“Then I felt horrible. I felt I took advantage of people when they were down. That night was the worst night of my life, just reliving that whole scene over and over and over again,” said Tlumacki in an interview with USA Today.

Tlumacki’s story is a stark reminder of the fact that the media is made up of individuals, or people just as human as those whose lives they document.

He felt horrendous about the photos he had made. Tlumacki said that in the days following the blast he didn’t know if the people had had made pictures of were dead or alive.

But Tlumacki was surprised with the response he received from those who he had photographed. Despite the fact that his photos portrayed these people in the most graphic manner possible, people wanted to meet him.

It was through connections like this that Tlumacki was able to heal from the mental trauma he had incurred during last year’s marathon. He, like the thousands of others who were affected that day, used this year’s marathon as a sort of final piece towards his recovery.

Tlumacki is not the only journalist who was haunted by the horrible events he has covered.

Coolumbia University runs a program called the Dart Center for Journalism and Trauma. There is also a center in Europe.

“”[They] stay on target, stay on mission and do wonderful, wonderful work and stay balanced for a long time. But you can’t carry on walking a tightrope forever. You need to take some rest and you need to get away from the job,” said Gavin Rees, director of the Dart Centre Europe for Journalism and Trauma, in an interview with Teresa Fitzherbert, a student in the Magazine MA journalism course.

She refers to the trend of journalists who cover stressful events and do not seek treatment or their own personal healing. While most emergency response professions have a system for dealing with trauma, journalism does not have this same safety net. Even though Tlumacki was able to heal on his own, his is a more rare example.   In what is considered the most stressful profession in the world, there needs to be a fall back for journalists who may be suffering from conditions as minor as a little anxiety to as severe as PTSD.

UCONN R.A. Tries to Calm a Crowd; Backfires

In the days leading up to the final match between the two UConn basketball teams, a resident assistant sent a sharply worded to those who live on his floor.

The email, simply signed Derek, informed residents on his floor that any celebration of the games would not be tolerated.

“I’m on duty tonight and it’s going to be stressful, so please don’t push it on our floor,” said Derek. This request was fair enough, but what followed turned from a simple request to downright insulting.

In the end, remember that the only reason you care about the game is:
a.) because they’re wearing a UConn uniform
b.) you want an excuse to go wild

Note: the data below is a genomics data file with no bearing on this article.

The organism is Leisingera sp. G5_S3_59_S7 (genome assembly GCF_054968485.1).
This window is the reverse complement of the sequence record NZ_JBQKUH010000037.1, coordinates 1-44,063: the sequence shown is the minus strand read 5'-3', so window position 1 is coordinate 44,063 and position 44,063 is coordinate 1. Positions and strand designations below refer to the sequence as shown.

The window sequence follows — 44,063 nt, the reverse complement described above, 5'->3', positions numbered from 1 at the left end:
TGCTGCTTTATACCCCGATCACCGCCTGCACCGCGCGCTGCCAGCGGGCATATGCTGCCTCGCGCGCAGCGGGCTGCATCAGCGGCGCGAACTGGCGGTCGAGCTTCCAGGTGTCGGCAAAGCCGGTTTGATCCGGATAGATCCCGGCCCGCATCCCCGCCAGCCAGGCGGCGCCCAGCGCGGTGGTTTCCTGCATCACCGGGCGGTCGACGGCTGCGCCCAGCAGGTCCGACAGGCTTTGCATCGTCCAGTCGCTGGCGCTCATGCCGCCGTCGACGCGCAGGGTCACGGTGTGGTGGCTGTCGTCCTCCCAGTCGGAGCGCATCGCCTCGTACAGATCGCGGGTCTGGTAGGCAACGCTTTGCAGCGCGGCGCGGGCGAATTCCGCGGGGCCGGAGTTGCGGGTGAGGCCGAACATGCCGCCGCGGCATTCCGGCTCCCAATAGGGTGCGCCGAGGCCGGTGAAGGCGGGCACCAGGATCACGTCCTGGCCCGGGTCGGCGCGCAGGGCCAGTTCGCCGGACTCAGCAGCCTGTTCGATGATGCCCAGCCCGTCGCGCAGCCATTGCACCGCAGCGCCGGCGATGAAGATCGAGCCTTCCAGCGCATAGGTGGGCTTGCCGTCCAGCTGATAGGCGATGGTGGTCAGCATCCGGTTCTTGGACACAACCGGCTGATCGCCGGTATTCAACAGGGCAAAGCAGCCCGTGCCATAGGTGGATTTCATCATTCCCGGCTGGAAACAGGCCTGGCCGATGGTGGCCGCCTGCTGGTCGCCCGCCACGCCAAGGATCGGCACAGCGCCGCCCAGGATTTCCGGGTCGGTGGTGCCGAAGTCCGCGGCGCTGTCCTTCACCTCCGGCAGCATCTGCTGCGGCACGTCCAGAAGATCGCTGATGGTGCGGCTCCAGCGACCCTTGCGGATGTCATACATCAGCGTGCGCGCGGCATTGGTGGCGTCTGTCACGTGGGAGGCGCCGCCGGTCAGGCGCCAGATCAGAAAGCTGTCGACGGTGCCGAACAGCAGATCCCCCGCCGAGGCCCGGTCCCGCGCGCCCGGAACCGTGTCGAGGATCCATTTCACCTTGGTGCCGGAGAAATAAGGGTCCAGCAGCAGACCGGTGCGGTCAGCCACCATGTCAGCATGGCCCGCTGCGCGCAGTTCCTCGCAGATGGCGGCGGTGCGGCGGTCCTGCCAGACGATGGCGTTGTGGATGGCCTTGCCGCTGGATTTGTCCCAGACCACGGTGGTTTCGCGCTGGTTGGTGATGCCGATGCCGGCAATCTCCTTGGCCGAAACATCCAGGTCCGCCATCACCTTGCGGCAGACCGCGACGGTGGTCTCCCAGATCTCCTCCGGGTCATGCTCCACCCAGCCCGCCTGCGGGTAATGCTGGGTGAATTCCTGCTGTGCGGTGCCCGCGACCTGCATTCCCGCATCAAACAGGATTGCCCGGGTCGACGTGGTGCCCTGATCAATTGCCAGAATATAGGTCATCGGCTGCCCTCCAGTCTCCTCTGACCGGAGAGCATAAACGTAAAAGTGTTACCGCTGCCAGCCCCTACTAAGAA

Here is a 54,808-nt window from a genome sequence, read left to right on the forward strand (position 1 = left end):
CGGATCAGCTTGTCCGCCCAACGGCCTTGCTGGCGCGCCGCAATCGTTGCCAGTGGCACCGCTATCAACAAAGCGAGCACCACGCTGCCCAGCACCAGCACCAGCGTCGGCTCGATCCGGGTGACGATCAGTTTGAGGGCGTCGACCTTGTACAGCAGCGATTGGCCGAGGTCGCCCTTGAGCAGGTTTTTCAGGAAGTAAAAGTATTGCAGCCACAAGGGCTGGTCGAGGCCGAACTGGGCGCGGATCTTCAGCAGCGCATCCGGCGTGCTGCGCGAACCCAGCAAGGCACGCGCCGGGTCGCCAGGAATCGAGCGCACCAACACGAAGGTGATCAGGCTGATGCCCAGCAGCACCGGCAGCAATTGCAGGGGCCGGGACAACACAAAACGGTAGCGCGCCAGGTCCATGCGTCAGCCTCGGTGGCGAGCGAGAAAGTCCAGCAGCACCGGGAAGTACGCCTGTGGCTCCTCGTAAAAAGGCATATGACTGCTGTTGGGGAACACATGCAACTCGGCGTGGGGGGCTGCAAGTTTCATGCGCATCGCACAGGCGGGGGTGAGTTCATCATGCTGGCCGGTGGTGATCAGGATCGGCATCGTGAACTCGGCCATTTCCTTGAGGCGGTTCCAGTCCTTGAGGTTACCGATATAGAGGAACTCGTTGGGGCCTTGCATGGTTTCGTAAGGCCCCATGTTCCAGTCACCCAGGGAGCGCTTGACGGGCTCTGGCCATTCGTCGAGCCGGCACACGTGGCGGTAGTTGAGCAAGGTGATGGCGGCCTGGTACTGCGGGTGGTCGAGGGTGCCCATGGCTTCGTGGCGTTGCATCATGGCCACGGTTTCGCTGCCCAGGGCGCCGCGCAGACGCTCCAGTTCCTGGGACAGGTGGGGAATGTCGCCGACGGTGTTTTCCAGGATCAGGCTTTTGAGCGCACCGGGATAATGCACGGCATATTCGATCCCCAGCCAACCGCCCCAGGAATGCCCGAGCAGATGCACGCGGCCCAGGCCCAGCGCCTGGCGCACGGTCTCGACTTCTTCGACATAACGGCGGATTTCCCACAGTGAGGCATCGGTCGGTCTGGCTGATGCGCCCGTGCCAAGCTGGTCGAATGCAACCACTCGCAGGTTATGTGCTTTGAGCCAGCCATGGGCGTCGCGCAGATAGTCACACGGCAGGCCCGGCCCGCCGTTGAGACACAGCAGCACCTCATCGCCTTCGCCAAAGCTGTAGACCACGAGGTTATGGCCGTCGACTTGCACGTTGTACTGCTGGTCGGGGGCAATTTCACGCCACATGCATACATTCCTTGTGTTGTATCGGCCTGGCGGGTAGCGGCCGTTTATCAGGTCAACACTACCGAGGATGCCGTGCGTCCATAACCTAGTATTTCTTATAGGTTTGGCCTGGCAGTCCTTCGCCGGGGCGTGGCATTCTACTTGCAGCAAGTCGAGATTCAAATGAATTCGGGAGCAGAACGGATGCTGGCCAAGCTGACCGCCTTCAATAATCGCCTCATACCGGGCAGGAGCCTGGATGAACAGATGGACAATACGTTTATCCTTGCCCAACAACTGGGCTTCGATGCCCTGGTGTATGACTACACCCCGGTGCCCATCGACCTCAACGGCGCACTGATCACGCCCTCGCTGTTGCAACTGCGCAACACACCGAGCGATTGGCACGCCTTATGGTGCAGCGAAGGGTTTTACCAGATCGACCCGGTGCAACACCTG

It was getting worse, but it still wasn’t that bad. Then Derek typed this next line.

“If it’s the first one, you’re cheering for laundry,” said Derek in his email.

That is beyond disrespectful, not only to the students he is addressing, but to the university and the athletes.

Derek seems to have forgotten the hours of work these athletes have put into their sport. It’s not just “laundry” to these students. It’s more than a uniform. It is a lifestyle for them.

Whether or not you agree with the hype that surrounds “March Madness,” it is impossible to deny that these students have gone above and beyond simply being student athletes. It is not “laundry” that makes it to the final game of the most talked about college sporting event. It is the blood, sweat and tears of people inside those uniforms.

The RA, Derek, seems to have really had an unfortunate lapse in judgement when he hit the send button on that email sent to all students on his floor – dismissing the UConn team as inferior, compared to whatever status he may hold as an RA. Tonight, UConn men may once again become the national champion mens basketball team in the NCAA tournament. If you have the balls to say that a team of that status is equivalent to laundry, the smidgen of clothing they wear whilst performing, then I don’t even want to delve into what the equivalent of a Residence Hall Assistant is. Derek seems to have forgotten that the UConn team, and their collective of dedicated, hard-working players, who practice ruthlessly daily, are the very same people who have brought tons of attention to Connecticut athletics, championship rings, and much more. The money the team has helped generate for UConn could be some of the same money he receives in his measly RA paychecks. Not to mention the incredible number of players UConn has morphed into star professional NBA basketball players.

Derek’s statements to his residence hall were likely well intended, yet once he deviated from his original request for students to simply not go too crazy over the game, he added a lot of insult to an already sensitive situation. Students wouldn’t take lightly to being demanded to abstain from enjoying the biggest game they may ever experience in their lifetimes, which is why Dereks plan will likely backfire, and bring him the opposite of the result he originally asked for.